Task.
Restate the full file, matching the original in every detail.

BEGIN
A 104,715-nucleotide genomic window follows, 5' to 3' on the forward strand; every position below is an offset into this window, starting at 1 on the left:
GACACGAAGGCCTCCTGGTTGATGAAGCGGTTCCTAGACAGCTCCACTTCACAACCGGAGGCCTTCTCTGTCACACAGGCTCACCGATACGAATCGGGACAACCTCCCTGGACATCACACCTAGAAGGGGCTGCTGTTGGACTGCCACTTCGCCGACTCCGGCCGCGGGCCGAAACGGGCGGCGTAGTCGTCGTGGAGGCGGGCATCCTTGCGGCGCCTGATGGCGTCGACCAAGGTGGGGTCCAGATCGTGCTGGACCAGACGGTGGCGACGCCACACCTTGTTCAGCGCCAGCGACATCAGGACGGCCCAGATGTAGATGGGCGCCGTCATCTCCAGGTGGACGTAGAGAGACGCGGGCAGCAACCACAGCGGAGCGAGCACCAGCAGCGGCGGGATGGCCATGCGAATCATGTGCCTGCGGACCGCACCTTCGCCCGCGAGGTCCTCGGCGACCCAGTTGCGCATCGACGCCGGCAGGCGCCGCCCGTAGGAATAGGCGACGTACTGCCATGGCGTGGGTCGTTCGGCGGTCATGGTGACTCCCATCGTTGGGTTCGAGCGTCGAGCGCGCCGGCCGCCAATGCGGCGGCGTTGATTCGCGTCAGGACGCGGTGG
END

A 104,715-nucleotide genomic window follows, 5' to 3' on the forward strand; every position below is an offset into this window, starting at 1 on the left:
GACACGAAGGCCTCCTGGTTGATGAAGCGGTTCCTAGACAGCTCCACTTCACAACCGGAGGCCTTCTCTGTCACACAGGCTCACCGATACGAATCGGGACAACCTCCCTGGACATCACACCTAGAAGGGGCTGCTGTTGGACTGCCACTTCGCCGACTCCGGCCGCGGGCCGAAACGGGCGGCGTAGTCGTCGTGGAGGCGGGCATCCTTGCGGCGCCTGATGGCGTCGACCAAGGTGGGGTCCAGATCGTGCTGGACCAGACGGTGGCGACGCCACACCTTGTTCAGCGCCAGCGACATCAGGACGGCCCAGATGTAGATGGGCGCCGTCATCTCCAGGTGGACGTAGAGAGACGCGGGCAGCAACCACAGCGGAGCGAGCACCAGCAGCGGCGGGATGGCCATGCGAATCATGTGCCTGCGGACCGCACCTTCGCCCGCGAGGTCCTCGGCGACCCAGTTGCGCATCGACGCCGGCAGGCGCCGCCCGTAGGAATAGGCGACGTACTGCCATGGCGTGGGTCGTTCGGCGGTCATGGTGACTCCCATCGTTGGGTTCGAGCGTCGAGCGCGCCGGCCGCCAATGCGGCGGCGTTGATTCGCGTCAGGACGCGGTGG